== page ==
Do you have the right attitude toward personal finance?

Personal finance

This is an insightful thought, but I can’t take credit for it. A good friend and I were discussing investment options, and he pointed out the following:

The big problem with personal finance [is] it’s so tightly tied to the individual situations, needs, and desires of people that very few concepts are universal. Plus, people who don’t have any financial plan get caught up trying to find the perfect one, can’t, then don’t implement any plan at all. People don’t view it as an evolving process, they just want a solution.

I think this observation is right on. I’ve been there myself. Ignorance is bliss until you realize you need to do something about the (usually large) amount of money you owe or haven’t managed, and then it’s as if you’re suddenly burdened with a huge weight that you’d been able to happily ignore until that point. Coupled with this is the fear of making Big Mistakes, despite the fact that almost any action you could take would probably be better than the complete lack of action on your part until then.

At least, that was what I went through when I realized I needed to learn to invest. First I tried my usual and impatient just-tell-me-what-to-do approach, then got frustrated with the overwhelming amount of information out there. Ultimately, I realized that if I was going to do this right, I had to accept that money management was a necessary but imperfect experiential process that improves with each step, and accept that I’d stumble from time to time. No one else could do it but me, and it had to be done, so why not enjoy it?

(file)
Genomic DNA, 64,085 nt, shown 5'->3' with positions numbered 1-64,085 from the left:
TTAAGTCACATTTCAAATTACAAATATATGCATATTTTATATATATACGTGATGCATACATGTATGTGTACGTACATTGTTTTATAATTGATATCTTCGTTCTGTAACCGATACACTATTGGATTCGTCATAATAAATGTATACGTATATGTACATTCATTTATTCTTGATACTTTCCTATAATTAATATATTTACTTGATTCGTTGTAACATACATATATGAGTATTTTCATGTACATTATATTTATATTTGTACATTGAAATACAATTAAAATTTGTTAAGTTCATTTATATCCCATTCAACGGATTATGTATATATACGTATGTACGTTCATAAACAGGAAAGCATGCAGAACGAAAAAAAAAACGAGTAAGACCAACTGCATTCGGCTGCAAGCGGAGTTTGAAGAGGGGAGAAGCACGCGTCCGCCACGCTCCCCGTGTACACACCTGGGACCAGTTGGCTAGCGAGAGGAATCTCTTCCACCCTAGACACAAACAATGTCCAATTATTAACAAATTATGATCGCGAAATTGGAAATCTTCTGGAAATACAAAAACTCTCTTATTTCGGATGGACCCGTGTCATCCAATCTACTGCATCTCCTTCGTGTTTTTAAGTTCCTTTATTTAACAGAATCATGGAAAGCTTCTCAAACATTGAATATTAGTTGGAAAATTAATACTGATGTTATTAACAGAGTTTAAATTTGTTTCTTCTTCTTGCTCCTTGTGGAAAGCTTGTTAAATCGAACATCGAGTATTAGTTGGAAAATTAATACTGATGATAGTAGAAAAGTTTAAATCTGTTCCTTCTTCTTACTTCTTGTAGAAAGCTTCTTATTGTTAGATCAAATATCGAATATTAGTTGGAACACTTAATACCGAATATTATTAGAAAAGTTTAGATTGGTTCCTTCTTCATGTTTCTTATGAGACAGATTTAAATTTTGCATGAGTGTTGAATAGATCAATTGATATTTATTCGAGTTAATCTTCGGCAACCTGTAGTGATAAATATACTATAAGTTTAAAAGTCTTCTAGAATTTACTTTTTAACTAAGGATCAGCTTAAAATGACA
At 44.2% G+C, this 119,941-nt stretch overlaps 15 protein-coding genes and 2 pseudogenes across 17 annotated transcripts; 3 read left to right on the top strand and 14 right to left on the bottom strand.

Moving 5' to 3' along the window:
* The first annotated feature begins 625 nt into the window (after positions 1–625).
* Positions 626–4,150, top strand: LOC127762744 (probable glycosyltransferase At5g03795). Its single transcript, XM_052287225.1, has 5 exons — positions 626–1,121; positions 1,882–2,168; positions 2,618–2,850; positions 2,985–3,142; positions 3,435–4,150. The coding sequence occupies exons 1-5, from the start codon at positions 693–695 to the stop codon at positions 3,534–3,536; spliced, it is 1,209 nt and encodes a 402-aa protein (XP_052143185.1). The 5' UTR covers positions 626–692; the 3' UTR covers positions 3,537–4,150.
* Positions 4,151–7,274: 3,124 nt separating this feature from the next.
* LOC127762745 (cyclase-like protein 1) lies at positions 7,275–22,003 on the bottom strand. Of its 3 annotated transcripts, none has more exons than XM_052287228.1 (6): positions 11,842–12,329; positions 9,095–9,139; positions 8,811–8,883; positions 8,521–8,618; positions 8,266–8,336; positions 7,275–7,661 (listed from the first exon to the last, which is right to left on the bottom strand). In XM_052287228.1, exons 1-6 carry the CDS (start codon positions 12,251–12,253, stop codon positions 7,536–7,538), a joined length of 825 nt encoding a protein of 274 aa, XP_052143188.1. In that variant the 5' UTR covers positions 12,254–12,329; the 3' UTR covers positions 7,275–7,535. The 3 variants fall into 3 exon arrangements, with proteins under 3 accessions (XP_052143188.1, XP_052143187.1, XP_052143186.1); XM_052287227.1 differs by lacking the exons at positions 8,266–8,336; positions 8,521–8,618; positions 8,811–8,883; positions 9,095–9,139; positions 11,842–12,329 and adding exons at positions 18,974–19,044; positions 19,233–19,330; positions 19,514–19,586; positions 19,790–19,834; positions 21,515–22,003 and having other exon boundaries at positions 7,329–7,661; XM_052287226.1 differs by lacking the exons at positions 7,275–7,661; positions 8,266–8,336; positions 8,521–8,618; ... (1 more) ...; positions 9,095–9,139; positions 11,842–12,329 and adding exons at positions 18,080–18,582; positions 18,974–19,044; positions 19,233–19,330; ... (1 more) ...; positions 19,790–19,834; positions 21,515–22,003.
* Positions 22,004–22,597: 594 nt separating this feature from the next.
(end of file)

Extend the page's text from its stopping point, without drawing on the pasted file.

So stay calm and focused, contain those fears, and learn as much as you can along the way. And with any luck, it will be a fruitful and fairly enjoyable ride.


Look Good at Work and Become Indispensable Become an Excel Pro and Impress Your Boss


2 Feedbacks on "Do you have the right attitude toward personal finance?"


I suggest people get a copy of “The Wealthy Barber” by David Chilton. Too many “personal finance” books are more philosophy than finance, or are so detailed that your eyes glaze over. Follow this one with “The Four Pillars of Investing” by William Bernstein, “Commonsense on Mutual Funds’ by Bogle, and JK Lassers “Your Winning Retirement Plan’ by Hebeler. Those 4 books provide a well rounded outlook.


Thanks very much for the book recommendations. The person whom I quoted above actually highly recommended The Wealthy Barber as well. I’ll have to look into it myself!